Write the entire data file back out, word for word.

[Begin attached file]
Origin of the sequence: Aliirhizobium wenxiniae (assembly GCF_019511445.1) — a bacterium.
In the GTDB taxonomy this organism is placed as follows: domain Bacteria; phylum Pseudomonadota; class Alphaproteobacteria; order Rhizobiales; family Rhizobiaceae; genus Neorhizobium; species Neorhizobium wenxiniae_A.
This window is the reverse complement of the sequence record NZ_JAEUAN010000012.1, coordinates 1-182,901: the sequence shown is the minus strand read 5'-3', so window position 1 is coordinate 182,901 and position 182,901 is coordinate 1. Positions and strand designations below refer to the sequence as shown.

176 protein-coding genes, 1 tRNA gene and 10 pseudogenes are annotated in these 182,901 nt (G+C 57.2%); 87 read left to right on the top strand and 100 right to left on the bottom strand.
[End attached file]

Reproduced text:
Origin of the sequence: Aliirhizobium wenxiniae (assembly GCF_019511445.1) — a bacterium.
In the GTDB taxonomy this organism is placed as follows: domain Bacteria; phylum Pseudomonadota; class Alphaproteobacteria; order Rhizobiales; family Rhizobiaceae; genus Neorhizobium; species Neorhizobium wenxiniae_A.
This window is the reverse complement of the sequence record NZ_JAEUAN010000012.1, coordinates 1-182,901: the sequence shown is the minus strand read 5'-3', so window position 1 is coordinate 182,901 and position 182,901 is coordinate 1. Positions and strand designations below refer to the sequence as shown.

176 protein-coding genes, 1 tRNA gene and 10 pseudogenes are annotated in these 182,901 nt (G+C 57.2%); 87 read left to right on the top strand and 100 right to left on the bottom strand.